John Picacio's beautiful illustration captures the dreaded atmosphere of Walter M. Miller's post-apocalyptic novel, written in 1959, better than any previous cover illustration for the book. The book's themes of cyclical history and the nature of man are still relevant today and probably always will be.

I wouldn't be surprised if Rod Serling was influenced by the novel when he wrote his screenplay for the original Planet of the Apes film (1968); the film deals with many of the same themes and in a similarly satirical fashion.

John Picacio's site:
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Psychology Today Subscription Ad

...from the '70s, I'm guessing.
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Tuesday, July 20, 2010

The Sandman and Sandy, the Golden Boy

They fight crime by entering the world of dreams.

In DC comics.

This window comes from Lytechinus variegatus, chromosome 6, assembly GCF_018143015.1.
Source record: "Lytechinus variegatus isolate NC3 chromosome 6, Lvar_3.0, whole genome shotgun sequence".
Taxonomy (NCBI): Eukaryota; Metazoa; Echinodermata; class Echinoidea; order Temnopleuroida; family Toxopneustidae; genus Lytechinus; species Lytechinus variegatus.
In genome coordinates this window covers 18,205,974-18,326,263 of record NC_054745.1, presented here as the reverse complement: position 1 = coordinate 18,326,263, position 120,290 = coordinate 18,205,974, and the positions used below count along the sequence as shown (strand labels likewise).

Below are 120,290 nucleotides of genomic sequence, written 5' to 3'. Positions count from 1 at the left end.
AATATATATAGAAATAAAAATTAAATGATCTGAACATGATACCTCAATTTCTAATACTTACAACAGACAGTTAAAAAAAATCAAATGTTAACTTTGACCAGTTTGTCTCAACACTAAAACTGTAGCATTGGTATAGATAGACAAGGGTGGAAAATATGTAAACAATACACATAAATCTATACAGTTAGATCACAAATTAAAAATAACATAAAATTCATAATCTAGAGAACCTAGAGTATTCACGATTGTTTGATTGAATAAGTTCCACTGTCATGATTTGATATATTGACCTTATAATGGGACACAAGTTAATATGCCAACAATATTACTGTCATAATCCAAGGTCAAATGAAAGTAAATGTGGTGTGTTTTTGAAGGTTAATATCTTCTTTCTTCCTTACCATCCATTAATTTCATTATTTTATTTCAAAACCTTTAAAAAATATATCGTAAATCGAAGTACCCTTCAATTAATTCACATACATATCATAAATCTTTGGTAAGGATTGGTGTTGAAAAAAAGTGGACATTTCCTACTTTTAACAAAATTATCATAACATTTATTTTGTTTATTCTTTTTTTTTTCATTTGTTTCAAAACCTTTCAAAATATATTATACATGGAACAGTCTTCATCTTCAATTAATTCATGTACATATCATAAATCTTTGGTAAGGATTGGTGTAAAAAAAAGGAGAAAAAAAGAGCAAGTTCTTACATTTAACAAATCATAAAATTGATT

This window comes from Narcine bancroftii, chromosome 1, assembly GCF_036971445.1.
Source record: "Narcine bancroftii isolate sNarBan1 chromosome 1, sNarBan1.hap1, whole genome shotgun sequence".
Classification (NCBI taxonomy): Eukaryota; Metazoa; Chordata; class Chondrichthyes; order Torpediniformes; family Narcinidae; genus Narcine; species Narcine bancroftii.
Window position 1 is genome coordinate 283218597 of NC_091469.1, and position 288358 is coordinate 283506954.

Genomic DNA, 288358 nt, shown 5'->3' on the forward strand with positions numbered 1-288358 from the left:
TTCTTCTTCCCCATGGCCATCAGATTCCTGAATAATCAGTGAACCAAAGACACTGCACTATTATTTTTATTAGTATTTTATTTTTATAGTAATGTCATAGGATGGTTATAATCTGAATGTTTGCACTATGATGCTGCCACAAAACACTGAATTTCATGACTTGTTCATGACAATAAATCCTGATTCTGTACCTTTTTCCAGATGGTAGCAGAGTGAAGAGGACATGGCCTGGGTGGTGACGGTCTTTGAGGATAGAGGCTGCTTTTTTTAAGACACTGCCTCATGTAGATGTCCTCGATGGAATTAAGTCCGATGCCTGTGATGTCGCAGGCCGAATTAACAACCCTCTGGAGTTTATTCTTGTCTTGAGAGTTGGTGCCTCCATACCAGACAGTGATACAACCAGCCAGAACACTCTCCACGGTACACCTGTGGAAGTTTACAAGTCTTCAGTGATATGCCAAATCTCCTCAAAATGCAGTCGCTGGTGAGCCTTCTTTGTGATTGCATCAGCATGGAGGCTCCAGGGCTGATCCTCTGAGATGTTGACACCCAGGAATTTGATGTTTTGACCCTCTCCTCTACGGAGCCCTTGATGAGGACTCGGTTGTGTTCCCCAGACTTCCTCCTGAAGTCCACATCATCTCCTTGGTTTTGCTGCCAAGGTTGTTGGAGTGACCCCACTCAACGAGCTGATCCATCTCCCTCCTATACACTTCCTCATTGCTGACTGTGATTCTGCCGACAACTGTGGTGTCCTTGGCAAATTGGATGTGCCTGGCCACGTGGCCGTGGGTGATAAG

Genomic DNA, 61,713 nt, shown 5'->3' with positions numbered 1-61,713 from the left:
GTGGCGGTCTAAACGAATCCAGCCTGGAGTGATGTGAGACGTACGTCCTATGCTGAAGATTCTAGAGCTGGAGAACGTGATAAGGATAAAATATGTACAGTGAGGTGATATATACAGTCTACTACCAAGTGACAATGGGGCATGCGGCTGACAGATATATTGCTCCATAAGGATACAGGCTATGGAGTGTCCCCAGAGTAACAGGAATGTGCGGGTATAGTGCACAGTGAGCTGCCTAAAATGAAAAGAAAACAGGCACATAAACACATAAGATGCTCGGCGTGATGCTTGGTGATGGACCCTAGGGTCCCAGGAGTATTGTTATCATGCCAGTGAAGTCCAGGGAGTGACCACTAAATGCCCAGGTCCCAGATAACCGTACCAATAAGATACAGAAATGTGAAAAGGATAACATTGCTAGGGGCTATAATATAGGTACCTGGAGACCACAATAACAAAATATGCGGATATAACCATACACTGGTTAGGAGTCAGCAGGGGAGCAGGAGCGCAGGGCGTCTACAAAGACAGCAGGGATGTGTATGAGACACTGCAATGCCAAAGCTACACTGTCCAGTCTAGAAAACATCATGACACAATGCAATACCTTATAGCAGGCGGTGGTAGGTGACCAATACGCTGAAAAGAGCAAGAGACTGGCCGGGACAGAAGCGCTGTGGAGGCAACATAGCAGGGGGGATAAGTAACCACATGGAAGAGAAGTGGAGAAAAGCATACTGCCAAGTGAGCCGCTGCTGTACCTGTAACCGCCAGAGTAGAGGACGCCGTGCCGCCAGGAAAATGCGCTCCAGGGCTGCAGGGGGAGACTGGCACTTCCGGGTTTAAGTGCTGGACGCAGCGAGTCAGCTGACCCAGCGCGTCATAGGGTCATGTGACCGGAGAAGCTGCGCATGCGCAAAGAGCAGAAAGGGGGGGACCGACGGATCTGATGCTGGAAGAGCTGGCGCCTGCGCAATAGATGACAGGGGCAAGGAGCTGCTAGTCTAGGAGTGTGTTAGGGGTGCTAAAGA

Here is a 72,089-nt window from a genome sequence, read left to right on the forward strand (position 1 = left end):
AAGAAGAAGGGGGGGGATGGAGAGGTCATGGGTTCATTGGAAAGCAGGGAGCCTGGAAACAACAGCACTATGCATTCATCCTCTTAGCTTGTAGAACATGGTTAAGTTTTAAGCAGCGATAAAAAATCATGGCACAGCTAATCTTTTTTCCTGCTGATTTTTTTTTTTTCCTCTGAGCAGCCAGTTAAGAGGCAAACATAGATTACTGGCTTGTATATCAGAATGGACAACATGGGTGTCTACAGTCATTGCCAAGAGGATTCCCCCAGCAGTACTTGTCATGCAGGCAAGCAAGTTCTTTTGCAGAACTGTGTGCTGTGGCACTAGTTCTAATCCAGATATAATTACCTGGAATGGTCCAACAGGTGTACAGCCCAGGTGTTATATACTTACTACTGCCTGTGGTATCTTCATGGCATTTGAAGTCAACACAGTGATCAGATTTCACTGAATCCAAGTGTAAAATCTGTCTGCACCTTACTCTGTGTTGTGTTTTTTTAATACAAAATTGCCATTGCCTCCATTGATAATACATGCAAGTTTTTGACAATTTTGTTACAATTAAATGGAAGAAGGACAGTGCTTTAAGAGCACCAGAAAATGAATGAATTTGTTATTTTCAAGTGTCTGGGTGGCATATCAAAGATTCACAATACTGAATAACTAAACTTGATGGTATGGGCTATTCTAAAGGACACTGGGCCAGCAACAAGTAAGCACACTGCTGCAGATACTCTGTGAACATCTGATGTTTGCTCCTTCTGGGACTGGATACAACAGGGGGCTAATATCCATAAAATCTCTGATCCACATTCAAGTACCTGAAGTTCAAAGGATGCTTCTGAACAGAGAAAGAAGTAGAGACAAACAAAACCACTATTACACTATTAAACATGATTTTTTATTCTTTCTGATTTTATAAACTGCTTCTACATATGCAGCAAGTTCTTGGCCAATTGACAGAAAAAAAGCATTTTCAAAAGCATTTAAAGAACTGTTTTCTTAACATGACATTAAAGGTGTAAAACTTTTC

(Sketch for a commissioned drawing by a comic book reader and fan of Jack Kirby.)
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Monday, July 19, 2010

Cartoonists Freedom Watch: Tiananmen Square Cartoon Censored by the Chinese Government

Coinciding with the anniversary of the 1989 Tiananmen Square crackdown (known in China as the June Fourth Movement), the Chinese government has removed a cartoon referencing the student-led protest from China’s Southern Metropolis Daily website.

The name of the cartoonist in question has not been publicized.

If the June Fourth Movement, which resulted in thousands of deaths, is of little importance (the incident is not part of any education curriculum in China), then why is the Chinese government afraid of representations of it?

The cartoon above was originally posted at:

Read more about the censorship here: